a hot, cloudless day in Tennessee and I was outside the funeral
home where the service for my paternal grandmother had just
ended. People were standing around catching up on things with
out-of-state family members and friends.
the chatter I heard someone behind me call my name. I turned
and saw my grandmother's sister, my Great-Aunt Lorraine. We
shook hands and I mentally noted how cool hers felt in mine
on such a sizzling day. I pointed out my husband and children
and she turned her head, yet never took her bright, clear
blue eyes off me. Abruptly I said, "Well, it was nice
to see you again," and turned my back to her. It was
rude and very unlike me.
way to my Dad's house it dawned on me that Aunt Lorraine had
died. I asked my dad and he confirmed that she had passed
away two years earlier. Finding it hard to believe that I
had actually seen her ghost, I decided to forget about the
in Ohio a couple of weeks later, while standing at the stove,
I clearly heard my name called again. I went to the front
door but no one was there. Retracing my steps I was startled
to see on the floor, where I had just walked, a large wadded
newspaper. There was no way I could have missed seeing it
as I went to the door. I picked it up and saw that it was
from my late grandmother's small town.
I unfolded it. Nestled inside was a porcelain bell. It was
white with red letters on one side spelling out "Hawaii".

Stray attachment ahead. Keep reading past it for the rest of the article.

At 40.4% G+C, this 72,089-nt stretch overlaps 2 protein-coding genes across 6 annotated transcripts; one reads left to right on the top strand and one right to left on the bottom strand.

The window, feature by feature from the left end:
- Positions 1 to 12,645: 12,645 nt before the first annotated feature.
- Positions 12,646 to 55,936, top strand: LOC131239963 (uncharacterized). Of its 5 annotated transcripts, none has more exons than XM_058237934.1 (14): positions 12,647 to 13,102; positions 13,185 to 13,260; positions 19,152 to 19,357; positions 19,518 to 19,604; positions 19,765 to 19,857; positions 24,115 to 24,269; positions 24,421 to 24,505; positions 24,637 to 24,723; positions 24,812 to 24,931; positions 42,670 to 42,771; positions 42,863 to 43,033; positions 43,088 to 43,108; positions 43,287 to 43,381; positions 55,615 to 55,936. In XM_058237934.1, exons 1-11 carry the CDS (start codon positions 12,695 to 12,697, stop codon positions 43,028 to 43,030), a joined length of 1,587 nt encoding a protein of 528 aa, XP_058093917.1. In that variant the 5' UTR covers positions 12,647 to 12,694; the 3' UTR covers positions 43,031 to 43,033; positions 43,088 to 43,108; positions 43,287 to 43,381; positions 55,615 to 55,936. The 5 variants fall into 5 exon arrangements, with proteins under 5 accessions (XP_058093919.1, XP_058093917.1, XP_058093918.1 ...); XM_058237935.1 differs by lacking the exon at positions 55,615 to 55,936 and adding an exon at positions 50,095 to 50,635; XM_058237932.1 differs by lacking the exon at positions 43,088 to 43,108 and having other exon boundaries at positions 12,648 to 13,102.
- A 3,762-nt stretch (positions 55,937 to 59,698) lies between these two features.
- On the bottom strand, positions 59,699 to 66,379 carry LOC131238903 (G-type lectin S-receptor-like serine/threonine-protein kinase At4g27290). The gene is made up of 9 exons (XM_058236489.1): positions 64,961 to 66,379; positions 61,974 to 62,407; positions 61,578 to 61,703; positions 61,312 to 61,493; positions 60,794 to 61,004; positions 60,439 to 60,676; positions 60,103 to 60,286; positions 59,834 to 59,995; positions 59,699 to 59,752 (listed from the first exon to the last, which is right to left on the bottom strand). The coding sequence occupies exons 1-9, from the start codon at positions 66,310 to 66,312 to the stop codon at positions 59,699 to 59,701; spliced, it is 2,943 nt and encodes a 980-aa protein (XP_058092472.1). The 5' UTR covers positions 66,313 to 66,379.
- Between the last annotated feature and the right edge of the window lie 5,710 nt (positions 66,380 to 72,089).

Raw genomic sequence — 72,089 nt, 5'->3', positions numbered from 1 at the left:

Later, a relative told me that it was my grandmother's bell,
and that it had sat on her headboard for years. I knew then
that I had, indeed, seen and talked with my great aunt and
that she and my grandmother were up to something. But I had
no clue why they wanted me to have that bell. For years it
sat in my china cabinet with that bright red word turned away.
It was not my kind of decor.
years later, my dad was visiting me and we got into a discussion
about God. I knew he didn't believe in any kind of life after
death. I had heard him say many times, "When you die,
that's when the lights go out. Period." This time was
different. He finally admitted that he felt God did exist
in everything. Yet, he still believed that when you died,
you were simply dead.
I remembered that he had been to Hawaii many long years ago,
and I remembered him saying how it truly was a "paradise
on earth." I jumped up, got the bell and handed it to
him. I told him excitedly that I now knew the meaning behind
bell was never meant for me, Dad. It was for you! Your Mom
and aunt sent it to let you know there truly is a paradise
after you die!" By the end of our conversation, Dad's
belief system had entirely changed. I saw the peace on his
face as he accepted the fact that he would continue to live
on after death in a place far more beautiful than Hawaii.
He died on Father's Day the following year.
now sits with that single, bright red word "Hawaii"
facing forward. The blessing of that promised message given
to my Dad, a gift from Heaven, now gives me a smile and much
Oct. 29, 2004